This soft, creamy and always-inviting Danish cheese was invented by Hanne Neilsen in the mid-1800s. She named her washed curd, slightly sweet cheese “Havarthi,” after her farm. In Wisconsin, we love this rindless melter, with its tiny pinprick holes or “eyes”, straight-up or studded with dill, caraway or other herbs. However you prefer it, we think versatile havarti is underrated. Not by us, mind you. In Wisconsin, havarti is a conversation stopper. When it’s in the house, Wisconsinites are concentrating on the task at hand: getting some havarti before it’s all gone.


Pale yellow with tiny pin-prick holes


Smooth and supple and fairly moist


Rich, buttery and slightly sweet


Cheese Image

Performance Notes

Havarti slices best when it’s well-chilled. Spray your slicer with non-stick vegetable spray, and place deli paper between each slice so that your slightly moist havarti slices won’t stick together.

Pairing Notes

Havarti is easy to pair and you really can partner it with just about any drink that sounds good in the moment. If we were pushing your havarti-filled cart in the beer aisle, however, we’d fill it with weiss beer, doppelbock, stout or ESB. Wines that we matchmake with havarti include buttery chardonnay, riesling, sauvignon blanc, beaujolais or an on-the-lighter-side pinot noir.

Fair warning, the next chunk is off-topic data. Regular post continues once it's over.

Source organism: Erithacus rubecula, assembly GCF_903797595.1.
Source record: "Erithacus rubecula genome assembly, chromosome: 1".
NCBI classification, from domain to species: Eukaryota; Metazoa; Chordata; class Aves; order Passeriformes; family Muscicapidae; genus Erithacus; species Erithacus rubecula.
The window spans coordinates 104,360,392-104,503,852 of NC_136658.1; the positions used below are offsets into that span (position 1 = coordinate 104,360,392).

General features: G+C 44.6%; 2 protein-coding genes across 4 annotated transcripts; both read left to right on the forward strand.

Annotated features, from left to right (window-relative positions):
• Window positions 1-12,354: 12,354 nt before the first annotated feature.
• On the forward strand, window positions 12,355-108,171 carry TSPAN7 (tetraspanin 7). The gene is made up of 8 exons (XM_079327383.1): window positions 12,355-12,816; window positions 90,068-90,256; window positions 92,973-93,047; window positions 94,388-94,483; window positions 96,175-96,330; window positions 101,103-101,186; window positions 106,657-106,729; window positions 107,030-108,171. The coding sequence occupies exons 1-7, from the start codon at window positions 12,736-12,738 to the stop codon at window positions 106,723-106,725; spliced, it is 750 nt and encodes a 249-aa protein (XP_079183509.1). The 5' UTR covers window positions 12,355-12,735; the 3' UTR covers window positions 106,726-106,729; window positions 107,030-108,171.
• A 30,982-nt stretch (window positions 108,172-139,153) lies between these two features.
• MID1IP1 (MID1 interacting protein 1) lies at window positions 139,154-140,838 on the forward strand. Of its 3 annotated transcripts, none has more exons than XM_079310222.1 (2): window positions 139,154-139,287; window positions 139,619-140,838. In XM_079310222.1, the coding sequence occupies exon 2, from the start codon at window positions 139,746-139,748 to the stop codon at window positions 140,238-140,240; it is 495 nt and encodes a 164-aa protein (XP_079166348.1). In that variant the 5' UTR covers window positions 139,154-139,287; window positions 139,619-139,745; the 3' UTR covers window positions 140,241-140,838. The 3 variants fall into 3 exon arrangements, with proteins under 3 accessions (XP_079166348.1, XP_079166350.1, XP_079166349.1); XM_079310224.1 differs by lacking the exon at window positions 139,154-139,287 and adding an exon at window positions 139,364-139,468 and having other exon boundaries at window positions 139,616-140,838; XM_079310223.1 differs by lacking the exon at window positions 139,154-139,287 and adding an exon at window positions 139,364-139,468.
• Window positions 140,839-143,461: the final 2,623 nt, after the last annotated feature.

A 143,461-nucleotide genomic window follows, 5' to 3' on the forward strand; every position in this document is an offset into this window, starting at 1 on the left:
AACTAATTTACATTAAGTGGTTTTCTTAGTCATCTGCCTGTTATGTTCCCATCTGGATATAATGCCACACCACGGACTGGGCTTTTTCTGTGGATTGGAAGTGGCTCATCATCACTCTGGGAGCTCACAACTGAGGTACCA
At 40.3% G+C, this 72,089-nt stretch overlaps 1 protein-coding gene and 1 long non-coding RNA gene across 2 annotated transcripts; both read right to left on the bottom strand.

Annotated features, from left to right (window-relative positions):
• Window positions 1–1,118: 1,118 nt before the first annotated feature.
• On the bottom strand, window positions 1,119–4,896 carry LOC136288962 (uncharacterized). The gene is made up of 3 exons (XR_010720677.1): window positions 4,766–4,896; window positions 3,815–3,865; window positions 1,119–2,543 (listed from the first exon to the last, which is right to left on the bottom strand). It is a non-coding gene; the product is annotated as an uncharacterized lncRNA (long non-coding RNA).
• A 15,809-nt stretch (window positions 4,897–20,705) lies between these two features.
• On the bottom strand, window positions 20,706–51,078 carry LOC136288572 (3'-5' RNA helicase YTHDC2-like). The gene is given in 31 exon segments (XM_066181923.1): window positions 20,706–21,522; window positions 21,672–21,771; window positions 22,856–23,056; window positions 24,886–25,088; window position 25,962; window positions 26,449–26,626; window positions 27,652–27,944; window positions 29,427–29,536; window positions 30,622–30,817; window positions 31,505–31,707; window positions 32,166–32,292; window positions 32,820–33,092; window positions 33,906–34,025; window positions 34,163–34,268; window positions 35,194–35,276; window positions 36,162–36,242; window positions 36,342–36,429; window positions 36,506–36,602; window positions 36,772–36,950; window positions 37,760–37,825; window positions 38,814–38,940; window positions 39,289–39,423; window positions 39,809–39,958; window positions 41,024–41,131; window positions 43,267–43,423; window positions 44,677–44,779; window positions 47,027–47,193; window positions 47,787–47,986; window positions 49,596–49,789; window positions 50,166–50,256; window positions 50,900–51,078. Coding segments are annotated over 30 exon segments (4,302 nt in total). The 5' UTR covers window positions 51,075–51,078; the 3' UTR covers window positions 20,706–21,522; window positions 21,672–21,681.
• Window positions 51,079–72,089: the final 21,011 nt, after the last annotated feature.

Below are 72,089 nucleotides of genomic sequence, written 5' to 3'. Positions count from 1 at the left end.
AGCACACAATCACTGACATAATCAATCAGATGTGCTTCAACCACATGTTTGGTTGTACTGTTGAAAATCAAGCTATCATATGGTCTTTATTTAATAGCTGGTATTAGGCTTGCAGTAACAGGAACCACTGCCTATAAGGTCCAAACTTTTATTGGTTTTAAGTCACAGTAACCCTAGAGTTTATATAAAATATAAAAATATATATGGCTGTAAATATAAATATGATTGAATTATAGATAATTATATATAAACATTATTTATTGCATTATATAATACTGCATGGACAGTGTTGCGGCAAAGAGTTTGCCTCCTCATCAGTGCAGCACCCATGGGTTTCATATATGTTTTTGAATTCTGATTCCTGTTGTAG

Beer & Cider


Saison Ale

Sour Ale


Red Wine


Cabernet Sauvignon


Pinot Noir



White Wine

Sauvignon Blanc


Creamy Havarti is great for melting, so we love to bake with it. We’ll take a half pound piece of it, wrap it in puff pastry, brush on egg wash, and bake it at 425 degrees Fahrenheit until it’s golden brown. Serve it hot on a large platter surrounded by fresh fruits, nicely crusted breads and crispy crackers. It’s great at room temperature too with honey, jam, fruits and veggies on a cheese board, as well as on tasty sandwiches of all stripes.